State Supreme Court strikes down two-thirds legislative vote for raising taxes
Originally published February 28, 2013 at 9:17 a.m., updated February 28, 2013 at 10:04 a.m.
SEATTLE (AP) The Washington Supreme Court has struck down a requirement for a two-thirds majority vote in the Legislature to pass a tax increase.
A divided high court ruled 6-3 Thursday that an initiative requiring a two-thirds vote was in conflict with the state Constitution. And that lawmakers and the people of Washington would need to pass a constitutional amendment to change from a simple majority to a supermajority.
A coalition of lawmakers and education groups sued the state over the issue, and a King County judge decided last spring that the state constitution requires only a simple majority to pass tax proposals. The Supreme Court agreed to expedite its consideration.
"This ruling is a huge win for kids and schools," said Chris Korsmo, CEO of the League of Education Voters, one of the lead plaintiffs. "Washington schools need to be fully funded in order to ensure that all kids reach their potential. This ruling, combined with the recent McCleary decision, will help ensure that our kids have all the resources they need to get an excellent education."
Most people agree the state needs about $4 billion to fulfill its constitutional promise to fully pay for basic education by 2018.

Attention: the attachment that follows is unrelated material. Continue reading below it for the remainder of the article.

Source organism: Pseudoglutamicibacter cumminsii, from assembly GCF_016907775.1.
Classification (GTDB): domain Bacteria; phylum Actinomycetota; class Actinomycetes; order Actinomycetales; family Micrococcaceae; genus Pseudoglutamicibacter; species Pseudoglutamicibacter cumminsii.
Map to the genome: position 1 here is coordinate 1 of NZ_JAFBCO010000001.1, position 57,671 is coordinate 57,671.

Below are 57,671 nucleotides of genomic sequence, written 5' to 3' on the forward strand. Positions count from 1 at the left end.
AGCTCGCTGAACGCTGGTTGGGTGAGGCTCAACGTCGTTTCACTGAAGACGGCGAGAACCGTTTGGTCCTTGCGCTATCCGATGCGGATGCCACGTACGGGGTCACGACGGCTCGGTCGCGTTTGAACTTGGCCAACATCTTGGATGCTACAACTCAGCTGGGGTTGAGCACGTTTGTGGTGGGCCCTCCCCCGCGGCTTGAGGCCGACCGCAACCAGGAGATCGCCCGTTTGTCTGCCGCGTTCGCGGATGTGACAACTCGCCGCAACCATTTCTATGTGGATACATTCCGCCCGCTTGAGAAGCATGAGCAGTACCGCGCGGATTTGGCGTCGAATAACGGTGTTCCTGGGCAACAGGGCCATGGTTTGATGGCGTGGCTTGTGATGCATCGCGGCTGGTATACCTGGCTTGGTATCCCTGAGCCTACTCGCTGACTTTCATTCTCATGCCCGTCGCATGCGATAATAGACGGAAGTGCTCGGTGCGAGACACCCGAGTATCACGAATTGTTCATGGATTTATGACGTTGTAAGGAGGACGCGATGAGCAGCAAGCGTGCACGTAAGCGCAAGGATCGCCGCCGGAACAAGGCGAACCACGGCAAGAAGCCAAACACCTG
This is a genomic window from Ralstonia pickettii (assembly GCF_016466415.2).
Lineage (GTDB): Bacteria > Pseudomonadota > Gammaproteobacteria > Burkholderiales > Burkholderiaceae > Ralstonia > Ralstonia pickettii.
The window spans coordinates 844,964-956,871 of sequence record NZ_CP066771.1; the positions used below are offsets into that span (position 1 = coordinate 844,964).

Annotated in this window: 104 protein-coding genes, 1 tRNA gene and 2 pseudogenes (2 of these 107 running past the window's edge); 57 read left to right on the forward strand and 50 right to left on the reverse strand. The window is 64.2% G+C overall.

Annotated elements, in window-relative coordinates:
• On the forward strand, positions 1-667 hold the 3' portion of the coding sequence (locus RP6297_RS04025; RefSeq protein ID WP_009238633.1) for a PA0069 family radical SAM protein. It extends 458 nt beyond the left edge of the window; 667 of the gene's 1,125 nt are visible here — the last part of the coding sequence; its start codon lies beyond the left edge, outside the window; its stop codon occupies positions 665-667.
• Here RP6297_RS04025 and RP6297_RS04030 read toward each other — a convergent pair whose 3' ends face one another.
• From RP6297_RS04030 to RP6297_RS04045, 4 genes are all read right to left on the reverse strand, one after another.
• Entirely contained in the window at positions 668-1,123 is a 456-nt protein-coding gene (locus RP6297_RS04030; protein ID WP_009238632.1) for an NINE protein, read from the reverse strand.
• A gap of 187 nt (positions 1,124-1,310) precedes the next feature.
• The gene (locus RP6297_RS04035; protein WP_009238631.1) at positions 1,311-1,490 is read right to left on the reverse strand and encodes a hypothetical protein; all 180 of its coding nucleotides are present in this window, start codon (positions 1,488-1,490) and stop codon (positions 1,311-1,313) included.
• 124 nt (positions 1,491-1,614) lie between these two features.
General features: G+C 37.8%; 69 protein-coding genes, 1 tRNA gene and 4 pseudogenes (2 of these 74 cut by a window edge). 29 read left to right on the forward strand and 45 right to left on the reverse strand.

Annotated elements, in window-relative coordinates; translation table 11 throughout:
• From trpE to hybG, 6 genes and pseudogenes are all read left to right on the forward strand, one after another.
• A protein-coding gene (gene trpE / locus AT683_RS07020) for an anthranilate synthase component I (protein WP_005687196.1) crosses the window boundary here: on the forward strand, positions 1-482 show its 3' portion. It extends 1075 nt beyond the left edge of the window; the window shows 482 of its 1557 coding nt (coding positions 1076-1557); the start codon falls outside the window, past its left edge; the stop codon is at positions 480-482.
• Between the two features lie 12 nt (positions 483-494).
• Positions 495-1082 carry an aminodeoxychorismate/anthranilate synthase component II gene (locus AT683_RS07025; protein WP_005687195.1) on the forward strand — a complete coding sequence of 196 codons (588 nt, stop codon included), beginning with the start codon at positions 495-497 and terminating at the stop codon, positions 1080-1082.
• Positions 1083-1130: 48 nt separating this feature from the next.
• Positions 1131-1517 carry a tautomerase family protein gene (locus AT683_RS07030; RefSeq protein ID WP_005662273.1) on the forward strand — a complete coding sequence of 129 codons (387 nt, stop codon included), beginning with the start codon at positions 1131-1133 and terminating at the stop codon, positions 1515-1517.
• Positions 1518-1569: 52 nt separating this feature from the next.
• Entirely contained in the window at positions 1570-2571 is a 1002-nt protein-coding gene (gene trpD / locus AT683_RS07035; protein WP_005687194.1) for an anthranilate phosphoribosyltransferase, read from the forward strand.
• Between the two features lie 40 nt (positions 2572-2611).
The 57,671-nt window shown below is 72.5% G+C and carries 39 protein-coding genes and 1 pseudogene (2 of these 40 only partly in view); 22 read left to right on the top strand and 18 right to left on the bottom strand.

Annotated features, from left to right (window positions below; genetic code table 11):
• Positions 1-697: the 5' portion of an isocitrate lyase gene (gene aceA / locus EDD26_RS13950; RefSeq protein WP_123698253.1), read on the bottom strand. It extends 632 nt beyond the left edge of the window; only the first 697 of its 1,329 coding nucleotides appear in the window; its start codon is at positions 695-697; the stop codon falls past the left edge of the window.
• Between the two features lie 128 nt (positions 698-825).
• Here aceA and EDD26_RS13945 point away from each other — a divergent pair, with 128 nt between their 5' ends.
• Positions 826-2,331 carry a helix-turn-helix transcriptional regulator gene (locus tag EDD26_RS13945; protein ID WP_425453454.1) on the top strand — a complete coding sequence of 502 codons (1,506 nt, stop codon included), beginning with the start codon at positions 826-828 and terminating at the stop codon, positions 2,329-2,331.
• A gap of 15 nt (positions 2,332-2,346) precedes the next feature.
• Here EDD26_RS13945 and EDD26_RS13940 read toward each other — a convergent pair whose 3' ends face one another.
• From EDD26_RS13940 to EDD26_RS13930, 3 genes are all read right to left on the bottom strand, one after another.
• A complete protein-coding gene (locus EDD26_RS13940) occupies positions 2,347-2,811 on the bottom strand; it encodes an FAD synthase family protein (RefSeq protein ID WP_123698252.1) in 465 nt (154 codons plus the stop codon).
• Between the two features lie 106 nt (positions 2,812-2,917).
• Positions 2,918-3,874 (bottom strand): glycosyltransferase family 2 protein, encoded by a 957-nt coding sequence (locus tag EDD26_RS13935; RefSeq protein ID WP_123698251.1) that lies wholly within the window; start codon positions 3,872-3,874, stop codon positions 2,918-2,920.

The two-thirds majority rule has been approved in a series of initiatives pushed by activist Tim Eyman. Voters most recently approved the supermajority rule last November.
The majority opinion, written by Justice Susan Owens, states that under a commonsense understanding, any bill receiving a simple majority vote will become law. No language in the provision qualifies that requirement by stating a bill needs "at least a majority vote."
They wrote that without the simple majority rule in the Constitution, the people or the Legislature could require particular bills to receive 90 percent approval rather than just a two-thirds approval, thus essentially ensuring that those types of bills would never pass.
"Such a result is antithetical to the notion of a functioning government and should be rejected as such," the justices wrote.
“I am shocked and disappointed to see one majority toss out what another majority has approved time after time," state Sen. Don Benton, R-Vancouver, said in a statement today.
Benton said the Legislature should pass a resolution to amend the constitution in a way that would require a two-thirds vote of the Legislature to raise taxes.
Meanwhile, Democratic Gov. Jay Inslee praised the court decision.
“Majority rule is a foundation of our system of government," Inslee said in a statement. "Alexander Hamilton understood this and warned that giving ‘the minority a negative upon the majority’ would cause ‘tedious delays; continual negotiation and intrigue; contemptible compromises of the public good.’ James Madison understood this. And the framers of Washington’s constitution had vigorous debate on the issue and were deliberate in embedding the principle of majority rule in our constitution."